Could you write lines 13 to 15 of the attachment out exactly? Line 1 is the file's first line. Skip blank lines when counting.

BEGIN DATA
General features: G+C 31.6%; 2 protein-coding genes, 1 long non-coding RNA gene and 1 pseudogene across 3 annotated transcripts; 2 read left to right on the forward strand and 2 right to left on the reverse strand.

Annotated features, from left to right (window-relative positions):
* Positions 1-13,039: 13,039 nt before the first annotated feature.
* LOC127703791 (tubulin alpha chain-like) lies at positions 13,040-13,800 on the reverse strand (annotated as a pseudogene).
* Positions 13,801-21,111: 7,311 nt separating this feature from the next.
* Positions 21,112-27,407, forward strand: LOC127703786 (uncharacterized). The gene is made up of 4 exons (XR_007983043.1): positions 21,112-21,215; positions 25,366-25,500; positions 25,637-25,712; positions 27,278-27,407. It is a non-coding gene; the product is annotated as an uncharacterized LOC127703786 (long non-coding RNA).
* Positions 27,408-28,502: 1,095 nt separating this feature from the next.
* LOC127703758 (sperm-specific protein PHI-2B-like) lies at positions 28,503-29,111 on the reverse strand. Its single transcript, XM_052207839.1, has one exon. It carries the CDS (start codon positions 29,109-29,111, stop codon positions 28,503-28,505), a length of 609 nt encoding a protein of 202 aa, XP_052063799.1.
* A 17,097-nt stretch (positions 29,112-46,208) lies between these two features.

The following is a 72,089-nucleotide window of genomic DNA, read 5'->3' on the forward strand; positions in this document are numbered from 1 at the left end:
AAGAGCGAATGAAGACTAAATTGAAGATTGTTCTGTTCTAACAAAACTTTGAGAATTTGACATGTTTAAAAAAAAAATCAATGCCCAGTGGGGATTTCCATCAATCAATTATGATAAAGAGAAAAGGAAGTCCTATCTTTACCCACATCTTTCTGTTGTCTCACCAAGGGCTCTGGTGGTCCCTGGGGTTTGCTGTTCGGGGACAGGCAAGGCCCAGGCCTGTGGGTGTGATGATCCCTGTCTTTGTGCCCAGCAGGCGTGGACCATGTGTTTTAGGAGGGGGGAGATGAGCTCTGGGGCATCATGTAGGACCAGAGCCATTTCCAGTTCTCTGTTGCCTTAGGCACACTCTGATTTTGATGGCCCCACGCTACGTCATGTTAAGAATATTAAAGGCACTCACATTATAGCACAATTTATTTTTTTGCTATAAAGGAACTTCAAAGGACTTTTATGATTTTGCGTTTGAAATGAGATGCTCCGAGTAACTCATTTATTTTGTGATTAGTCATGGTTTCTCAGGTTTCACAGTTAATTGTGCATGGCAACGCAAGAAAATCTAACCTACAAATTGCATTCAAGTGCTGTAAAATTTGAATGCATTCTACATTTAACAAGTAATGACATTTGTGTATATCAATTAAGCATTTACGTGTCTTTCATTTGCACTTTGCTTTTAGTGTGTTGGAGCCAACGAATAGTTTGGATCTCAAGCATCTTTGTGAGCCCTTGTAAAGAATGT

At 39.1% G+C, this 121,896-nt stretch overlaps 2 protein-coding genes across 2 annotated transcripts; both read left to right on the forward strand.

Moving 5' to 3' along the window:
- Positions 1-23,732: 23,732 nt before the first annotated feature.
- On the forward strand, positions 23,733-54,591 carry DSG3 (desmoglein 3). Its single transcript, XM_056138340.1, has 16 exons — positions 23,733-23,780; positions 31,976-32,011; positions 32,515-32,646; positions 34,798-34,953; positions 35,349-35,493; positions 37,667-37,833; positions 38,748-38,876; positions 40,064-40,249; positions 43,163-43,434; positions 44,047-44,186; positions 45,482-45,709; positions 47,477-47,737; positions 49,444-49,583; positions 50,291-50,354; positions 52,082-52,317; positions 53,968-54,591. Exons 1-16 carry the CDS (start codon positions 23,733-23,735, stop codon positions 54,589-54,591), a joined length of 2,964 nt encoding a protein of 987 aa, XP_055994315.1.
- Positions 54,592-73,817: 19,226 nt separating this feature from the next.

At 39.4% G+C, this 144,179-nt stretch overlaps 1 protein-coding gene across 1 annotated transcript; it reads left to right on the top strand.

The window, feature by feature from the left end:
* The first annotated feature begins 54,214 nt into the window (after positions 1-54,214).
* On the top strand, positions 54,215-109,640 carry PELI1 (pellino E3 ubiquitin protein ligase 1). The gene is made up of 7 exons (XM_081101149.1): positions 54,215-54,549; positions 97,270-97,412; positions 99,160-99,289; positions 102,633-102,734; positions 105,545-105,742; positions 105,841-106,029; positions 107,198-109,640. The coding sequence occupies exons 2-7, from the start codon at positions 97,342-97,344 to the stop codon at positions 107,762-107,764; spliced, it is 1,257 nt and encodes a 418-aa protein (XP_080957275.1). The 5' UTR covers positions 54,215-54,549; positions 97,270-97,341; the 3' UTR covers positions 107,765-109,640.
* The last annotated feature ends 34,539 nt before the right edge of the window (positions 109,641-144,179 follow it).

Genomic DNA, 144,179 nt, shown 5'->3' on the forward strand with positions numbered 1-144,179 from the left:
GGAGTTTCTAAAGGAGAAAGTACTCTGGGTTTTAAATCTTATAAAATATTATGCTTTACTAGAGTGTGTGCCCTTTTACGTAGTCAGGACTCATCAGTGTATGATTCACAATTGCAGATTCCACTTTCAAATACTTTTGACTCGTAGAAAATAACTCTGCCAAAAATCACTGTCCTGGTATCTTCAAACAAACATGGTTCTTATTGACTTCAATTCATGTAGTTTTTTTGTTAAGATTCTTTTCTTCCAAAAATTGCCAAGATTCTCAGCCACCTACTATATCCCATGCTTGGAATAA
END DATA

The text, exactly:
Moving 5' to 3' along the window:
- Positions 1-23,732: 23,732 nt before the first annotated feature.
- On the forward strand, positions 23,733-54,591 carry DSG3 (desmoglein 3). Its single transcript, XM_056138340.1, has 16 exons — positions 23,733-23,780; positions 31,976-32,011; positions 32,515-32,646; positions 34,798-34,953; positions 35,349-35,493; positions 37,667-37,833; positions 38,748-38,876; positions 40,064-40,249; positions 43,163-43,434; positions 44,047-44,186; positions 45,482-45,709; positions 47,477-47,737; positions 49,444-49,583; positions 50,291-50,354; positions 52,082-52,317; positions 53,968-54,591. Exons 1-16 carry the CDS (start codon positions 23,733-23,735, stop codon positions 54,589-54,591), a joined length of 2,964 nt encoding a protein of 987 aa, XP_055994315.1.